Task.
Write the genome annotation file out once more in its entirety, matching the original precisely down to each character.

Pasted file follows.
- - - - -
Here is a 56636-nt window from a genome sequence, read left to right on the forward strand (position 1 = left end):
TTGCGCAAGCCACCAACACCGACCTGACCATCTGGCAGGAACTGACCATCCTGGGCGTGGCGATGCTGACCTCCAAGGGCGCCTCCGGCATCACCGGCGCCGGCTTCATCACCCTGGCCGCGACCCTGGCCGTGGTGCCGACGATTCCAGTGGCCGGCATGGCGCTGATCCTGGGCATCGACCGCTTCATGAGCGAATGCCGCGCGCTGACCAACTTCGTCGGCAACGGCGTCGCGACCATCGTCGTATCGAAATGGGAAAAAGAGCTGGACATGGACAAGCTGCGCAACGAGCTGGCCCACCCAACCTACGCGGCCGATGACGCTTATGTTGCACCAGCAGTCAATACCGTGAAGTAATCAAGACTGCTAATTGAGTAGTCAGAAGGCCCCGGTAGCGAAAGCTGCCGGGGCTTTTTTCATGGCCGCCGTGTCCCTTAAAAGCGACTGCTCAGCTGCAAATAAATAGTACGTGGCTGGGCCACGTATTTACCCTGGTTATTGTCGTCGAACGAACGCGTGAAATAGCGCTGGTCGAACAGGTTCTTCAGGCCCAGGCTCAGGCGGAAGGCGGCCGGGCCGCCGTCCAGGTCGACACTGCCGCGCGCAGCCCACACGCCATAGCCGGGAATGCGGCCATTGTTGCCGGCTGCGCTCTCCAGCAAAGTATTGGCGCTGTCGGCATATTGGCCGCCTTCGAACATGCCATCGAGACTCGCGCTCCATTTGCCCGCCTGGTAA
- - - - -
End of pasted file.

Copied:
Here is a 56636-nt window from a genome sequence, read left to right on the forward strand (position 1 = left end):
TTGCGCAAGCCACCAACACCGACCTGACCATCTGGCAGGAACTGACCATCCTGGGCGTGGCGATGCTGACCTCCAAGGGCGCCTCCGGCATCACCGGCGCCGGCTTCATCACCCTGGCCGCGACCCTGGCCGTGGTGCCGACGATTCCAGTGGCCGGCATGGCGCTGATCCTGGGCATCGACCGCTTCATGAGCGAATGCCGCGCGCTGACCAACTTCGTCGGCAACGGCGTCGCGACCATCGTCGTATCGAAATGGGAAAAAGAGCTGGACATGGACAAGCTGCGCAACGAGCTGGCCCACCCAACCTACGCGGCCGATGACGCTTATGTTGCACCAGCAGTCAATACCGTGAAGTAATCAAGACTGCTAATTGAGTAGTCAGAAGGCCCCGGTAGCGAAAGCTGCCGGGGCTTTTTTCATGGCCGCCGTGTCCCTTAAAAGCGACTGCTCAGCTGCAAATAAATAGTACGTGGCTGGGCCACGTATTTACCCTGGTTATTGTCGTCGAACGAACGCGTGAAATAGCGCTGGTCGAACAGGTTCTTCAGGCCCAGGCTCAGGCGGAAGGCGGCCGGGCCGCCGTCCAGGTCGACACTGCCGCGCGCAGCCCACACGCCATAGCCGGGAATGCGGCCATTGTTGCCGGCTGCGCTCTCCAGCAAAGTATTGGCGCTGTCGGCATATTGGCCGCCTTCGAACATGCCATCGAGACTCGCGCTCCATTTGCCCGCCTGGTAA